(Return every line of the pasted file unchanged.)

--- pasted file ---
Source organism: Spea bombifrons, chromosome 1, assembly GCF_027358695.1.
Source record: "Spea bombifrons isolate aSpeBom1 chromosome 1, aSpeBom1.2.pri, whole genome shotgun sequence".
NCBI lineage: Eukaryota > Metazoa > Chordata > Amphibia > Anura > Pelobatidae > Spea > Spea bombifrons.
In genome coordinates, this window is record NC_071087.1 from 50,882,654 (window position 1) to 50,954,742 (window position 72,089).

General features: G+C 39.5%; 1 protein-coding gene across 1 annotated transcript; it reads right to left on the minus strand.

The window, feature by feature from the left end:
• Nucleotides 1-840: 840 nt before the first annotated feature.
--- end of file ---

Source organism: Spea bombifrons, chromosome 1, assembly GCF_027358695.1.
Source record: "Spea bombifrons isolate aSpeBom1 chromosome 1, aSpeBom1.2.pri, whole genome shotgun sequence".
NCBI lineage: Eukaryota > Metazoa > Chordata > Amphibia > Anura > Pelobatidae > Spea > Spea bombifrons.
In genome coordinates, this window is record NC_071087.1 from 50,882,654 (window position 1) to 50,954,742 (window position 72,089).

General features: G+C 39.5%; 1 protein-coding gene across 1 annotated transcript; it reads right to left on the minus strand.

The window, feature by feature from the left end:
• Nucleotides 1-840: 840 nt before the first annotated feature.